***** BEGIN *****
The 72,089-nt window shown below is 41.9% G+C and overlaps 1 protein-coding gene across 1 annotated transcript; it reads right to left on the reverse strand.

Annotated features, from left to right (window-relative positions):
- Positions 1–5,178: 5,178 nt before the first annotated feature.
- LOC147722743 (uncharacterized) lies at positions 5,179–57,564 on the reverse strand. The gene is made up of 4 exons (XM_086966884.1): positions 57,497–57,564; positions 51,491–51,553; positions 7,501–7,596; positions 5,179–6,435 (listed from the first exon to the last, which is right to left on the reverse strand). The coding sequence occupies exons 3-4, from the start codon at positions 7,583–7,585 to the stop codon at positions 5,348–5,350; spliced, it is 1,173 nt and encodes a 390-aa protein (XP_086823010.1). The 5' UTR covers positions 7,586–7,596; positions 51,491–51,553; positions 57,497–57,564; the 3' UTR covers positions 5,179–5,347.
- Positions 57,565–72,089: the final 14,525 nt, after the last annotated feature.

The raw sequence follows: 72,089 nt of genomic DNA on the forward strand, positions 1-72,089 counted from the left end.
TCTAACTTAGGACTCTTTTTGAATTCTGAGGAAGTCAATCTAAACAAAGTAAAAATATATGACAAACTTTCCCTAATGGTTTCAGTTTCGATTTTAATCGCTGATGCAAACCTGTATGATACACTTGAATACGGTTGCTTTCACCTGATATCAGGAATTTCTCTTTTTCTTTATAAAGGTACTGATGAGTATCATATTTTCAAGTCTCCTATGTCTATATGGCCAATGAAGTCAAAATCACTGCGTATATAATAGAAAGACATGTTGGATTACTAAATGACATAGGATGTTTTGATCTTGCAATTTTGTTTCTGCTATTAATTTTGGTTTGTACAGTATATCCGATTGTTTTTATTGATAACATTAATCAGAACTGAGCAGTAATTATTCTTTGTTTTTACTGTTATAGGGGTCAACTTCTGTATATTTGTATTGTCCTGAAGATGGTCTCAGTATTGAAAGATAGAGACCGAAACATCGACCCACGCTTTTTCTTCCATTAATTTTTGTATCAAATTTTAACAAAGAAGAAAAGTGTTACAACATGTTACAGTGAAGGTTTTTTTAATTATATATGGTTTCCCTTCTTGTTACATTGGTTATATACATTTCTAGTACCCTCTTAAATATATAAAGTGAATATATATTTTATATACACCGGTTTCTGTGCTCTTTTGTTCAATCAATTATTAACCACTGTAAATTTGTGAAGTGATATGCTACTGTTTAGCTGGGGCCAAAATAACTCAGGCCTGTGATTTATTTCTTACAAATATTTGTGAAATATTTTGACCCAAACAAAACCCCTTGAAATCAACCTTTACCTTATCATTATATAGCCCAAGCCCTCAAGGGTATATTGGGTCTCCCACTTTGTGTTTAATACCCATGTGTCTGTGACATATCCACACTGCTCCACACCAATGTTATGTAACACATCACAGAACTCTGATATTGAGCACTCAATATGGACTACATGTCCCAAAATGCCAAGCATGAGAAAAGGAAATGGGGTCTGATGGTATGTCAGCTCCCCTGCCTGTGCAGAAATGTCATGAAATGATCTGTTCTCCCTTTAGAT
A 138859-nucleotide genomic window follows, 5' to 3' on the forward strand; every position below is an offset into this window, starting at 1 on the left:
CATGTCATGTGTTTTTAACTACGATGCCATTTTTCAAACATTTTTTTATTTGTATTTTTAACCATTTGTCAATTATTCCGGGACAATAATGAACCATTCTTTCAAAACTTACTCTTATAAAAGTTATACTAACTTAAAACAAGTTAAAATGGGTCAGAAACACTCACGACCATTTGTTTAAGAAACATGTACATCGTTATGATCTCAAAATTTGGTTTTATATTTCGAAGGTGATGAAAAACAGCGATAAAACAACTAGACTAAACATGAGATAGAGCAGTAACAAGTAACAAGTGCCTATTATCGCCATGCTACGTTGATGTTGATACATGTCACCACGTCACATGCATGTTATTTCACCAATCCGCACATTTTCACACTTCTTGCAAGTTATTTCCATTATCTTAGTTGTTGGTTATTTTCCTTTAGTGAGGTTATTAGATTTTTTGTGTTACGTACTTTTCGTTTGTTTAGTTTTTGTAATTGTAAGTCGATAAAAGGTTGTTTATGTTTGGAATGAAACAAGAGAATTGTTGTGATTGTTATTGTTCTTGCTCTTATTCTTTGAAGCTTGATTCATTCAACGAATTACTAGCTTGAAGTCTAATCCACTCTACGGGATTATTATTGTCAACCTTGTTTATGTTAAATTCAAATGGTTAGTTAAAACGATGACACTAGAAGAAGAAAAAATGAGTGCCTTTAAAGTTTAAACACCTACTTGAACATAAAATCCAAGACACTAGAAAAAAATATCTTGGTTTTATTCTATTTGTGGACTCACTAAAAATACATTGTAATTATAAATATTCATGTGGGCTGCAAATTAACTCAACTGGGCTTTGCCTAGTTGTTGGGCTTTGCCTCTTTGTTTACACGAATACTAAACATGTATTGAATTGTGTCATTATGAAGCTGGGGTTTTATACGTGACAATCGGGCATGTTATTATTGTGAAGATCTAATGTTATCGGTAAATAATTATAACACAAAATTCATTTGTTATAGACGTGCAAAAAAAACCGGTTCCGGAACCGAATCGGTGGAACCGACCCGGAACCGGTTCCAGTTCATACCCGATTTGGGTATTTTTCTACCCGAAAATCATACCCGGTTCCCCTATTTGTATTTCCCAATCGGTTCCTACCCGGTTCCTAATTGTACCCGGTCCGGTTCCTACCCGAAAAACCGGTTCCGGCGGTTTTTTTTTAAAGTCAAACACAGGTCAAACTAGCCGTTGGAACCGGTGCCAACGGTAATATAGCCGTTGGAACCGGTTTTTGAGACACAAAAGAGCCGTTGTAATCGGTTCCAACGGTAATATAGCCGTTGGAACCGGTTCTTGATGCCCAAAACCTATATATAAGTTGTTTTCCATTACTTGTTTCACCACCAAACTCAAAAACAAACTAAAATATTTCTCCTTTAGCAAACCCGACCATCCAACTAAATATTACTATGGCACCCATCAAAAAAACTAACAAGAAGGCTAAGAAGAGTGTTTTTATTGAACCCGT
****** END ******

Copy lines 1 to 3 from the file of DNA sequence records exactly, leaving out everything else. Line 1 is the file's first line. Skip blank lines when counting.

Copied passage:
The 72,089-nt window shown below is 41.9% G+C and overlaps 1 protein-coding gene across 1 annotated transcript; it reads right to left on the reverse strand.

Annotated features, from left to right (window-relative positions):
- Positions 1–5,178: 5,178 nt before the first annotated feature.